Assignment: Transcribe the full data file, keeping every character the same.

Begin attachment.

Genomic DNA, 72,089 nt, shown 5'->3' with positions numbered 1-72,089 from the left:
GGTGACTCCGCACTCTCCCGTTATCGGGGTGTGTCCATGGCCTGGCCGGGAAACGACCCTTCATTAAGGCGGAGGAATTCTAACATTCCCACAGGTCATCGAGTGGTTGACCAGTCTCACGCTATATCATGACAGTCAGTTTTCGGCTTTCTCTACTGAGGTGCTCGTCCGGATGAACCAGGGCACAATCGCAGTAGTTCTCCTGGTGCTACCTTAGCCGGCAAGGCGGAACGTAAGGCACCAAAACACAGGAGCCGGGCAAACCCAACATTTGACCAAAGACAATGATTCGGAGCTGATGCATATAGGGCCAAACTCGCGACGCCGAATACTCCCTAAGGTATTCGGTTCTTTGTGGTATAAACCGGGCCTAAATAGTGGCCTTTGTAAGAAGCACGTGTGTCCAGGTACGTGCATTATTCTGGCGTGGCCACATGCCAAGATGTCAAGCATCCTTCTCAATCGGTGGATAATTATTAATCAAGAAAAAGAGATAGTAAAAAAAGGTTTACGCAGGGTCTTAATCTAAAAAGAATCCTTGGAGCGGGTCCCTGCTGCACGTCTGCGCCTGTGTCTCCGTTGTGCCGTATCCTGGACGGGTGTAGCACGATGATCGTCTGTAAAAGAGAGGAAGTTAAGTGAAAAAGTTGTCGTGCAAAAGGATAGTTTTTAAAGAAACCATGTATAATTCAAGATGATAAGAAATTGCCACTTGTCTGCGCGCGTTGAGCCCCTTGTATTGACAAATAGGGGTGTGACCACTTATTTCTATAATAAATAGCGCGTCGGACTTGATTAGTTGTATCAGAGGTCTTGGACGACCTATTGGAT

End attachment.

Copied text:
Genomic DNA, 72,089 nt, shown 5'->3' with positions numbered 1-72,089 from the left:
GGTGACTCCGCACTCTCCCGTTATCGGGGTGTGTCCATGGCCTGGCCGGGAAACGACCCTTCATTAAGGCGGAGGAATTCTAACATTCCCACAGGTCATCGAGTGGTTGACCAGTCTCACGCTATATCATGACAGTCAGTTTTCGGCTTTCTCTACTGAGGTGCTCGTCCGGATGAACCAGGGCACAATCGCAGTAGTTCTCCTGGTGCTACCTTAGCCGGCAAGGCGGAACGTAAGGCACCAAAACACAGGAGCCGGGCAAACCCAACATTTGACCAAAGACAATGATTCGGAGCTGATGCATATAGGGCCAAACTCGCGACGCCGAATACTCCCTAAGGTATTCGGTTCTTTGTGGTATAAACCGGGCCTAAATAGTGGCCTTTGTAAGAAGCACGTGTGTCCAGGTACGTGCATTATTCTGGCGTGGCCACATGCCAAGATGTCAAGCATCCTTCTCAATCGGTGGATAATTATTAATCAAGAAAAAGAGATAGTAAAAAAAGGTTTACGCAGGGTCTTAATCTAAAAAGAATCCTTGGAGCGGGTCCCTGCTGCACGTCTGCGCCTGTGTCTCCGTTGTGCCGTATCCTGGACGGGTGTAGCACGATGATCGTCTGTAAAAGAGAGGAAGTTAAGTGAAAAAGTTGTCGTGCAAAAGGATAGTTTTTAAAGAAACCATGTATAATTCAAGATGATAAGAAATTGCCACTTGTCTGCGCGCGTTGAGCCCCTTGTATTGACAAATAGGGGTGTGACCACTTATTTCTATAATAAATAGCGCGTCGGACTTGATTAGTTGTATCAGAGGTCTTGGACGACCTATTGGAT